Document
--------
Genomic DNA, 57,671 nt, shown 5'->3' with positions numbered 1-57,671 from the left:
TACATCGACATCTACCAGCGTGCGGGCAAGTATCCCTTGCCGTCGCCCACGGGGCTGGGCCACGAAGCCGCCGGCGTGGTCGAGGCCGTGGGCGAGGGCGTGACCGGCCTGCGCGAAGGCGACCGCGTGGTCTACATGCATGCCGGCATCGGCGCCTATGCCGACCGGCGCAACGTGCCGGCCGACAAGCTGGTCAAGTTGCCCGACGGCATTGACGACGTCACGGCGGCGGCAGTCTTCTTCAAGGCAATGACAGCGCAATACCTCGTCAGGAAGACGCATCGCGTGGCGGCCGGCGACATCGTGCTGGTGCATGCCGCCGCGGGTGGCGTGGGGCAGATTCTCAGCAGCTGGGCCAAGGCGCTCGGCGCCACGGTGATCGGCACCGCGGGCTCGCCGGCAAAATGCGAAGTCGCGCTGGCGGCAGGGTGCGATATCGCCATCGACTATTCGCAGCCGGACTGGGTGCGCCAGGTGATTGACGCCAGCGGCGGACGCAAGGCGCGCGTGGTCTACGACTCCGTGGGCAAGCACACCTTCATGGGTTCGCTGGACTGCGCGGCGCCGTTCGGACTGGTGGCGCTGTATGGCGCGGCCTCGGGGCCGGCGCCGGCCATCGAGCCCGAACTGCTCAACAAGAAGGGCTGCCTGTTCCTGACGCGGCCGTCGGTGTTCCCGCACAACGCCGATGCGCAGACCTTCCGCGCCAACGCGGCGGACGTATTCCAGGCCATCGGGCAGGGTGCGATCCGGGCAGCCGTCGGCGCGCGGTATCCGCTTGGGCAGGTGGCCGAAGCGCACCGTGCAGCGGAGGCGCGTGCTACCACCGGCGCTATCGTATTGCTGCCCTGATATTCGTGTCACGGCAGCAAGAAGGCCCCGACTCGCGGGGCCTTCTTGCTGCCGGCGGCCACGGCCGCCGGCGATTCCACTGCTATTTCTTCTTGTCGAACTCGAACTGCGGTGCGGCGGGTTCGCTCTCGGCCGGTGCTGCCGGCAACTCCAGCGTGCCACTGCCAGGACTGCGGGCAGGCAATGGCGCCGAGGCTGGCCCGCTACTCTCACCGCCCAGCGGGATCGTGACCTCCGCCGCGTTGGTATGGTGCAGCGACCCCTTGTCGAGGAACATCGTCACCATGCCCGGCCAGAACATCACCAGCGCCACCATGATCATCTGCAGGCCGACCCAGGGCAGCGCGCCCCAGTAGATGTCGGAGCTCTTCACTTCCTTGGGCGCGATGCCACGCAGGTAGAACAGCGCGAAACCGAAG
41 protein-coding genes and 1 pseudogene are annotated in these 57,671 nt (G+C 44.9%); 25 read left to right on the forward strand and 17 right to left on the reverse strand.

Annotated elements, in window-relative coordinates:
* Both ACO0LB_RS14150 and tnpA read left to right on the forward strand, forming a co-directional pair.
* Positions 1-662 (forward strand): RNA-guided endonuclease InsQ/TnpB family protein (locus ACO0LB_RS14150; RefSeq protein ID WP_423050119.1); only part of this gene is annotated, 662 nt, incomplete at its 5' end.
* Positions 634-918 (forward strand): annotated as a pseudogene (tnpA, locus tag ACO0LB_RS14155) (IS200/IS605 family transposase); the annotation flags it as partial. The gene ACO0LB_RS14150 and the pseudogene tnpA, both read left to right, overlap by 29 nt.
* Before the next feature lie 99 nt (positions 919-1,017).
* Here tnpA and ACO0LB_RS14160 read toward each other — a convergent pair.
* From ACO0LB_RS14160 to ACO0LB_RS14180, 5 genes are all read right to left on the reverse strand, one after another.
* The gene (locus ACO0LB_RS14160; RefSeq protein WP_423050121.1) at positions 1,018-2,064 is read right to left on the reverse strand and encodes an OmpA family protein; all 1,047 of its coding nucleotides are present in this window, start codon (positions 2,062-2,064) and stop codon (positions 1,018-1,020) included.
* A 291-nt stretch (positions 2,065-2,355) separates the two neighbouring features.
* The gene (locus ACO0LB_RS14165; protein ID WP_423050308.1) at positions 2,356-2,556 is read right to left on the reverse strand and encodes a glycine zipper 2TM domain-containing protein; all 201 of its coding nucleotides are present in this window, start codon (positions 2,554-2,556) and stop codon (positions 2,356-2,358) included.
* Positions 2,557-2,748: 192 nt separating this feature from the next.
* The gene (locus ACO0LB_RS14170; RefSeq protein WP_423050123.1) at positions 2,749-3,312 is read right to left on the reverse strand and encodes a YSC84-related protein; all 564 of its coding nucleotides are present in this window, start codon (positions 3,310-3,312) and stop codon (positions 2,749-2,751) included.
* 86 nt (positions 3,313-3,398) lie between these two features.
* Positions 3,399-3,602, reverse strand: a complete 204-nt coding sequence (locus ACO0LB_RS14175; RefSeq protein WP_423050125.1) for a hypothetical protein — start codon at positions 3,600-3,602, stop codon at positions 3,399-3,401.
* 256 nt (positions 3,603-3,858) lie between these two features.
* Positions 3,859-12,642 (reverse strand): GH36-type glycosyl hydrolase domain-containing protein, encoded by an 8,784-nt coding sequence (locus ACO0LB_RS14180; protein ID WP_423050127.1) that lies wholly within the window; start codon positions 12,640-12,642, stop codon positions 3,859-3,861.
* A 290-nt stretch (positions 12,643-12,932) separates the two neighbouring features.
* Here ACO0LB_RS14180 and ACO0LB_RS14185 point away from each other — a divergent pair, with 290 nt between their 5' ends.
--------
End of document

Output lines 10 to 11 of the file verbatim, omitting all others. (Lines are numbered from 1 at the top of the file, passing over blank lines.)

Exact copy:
* From ACO0LB_RS14160 to ACO0LB_RS14180, 5 genes are all read right to left on the reverse strand, one after another.
* The gene (locus ACO0LB_RS14160; RefSeq protein WP_423050121.1) at positions 1,018-2,064 is read right to left on the reverse strand and encodes an OmpA family protein; all 1,047 of its coding nucleotides are present in this window, start codon (positions 2,062-2,064) and stop codon (positions 1,018-1,020) included.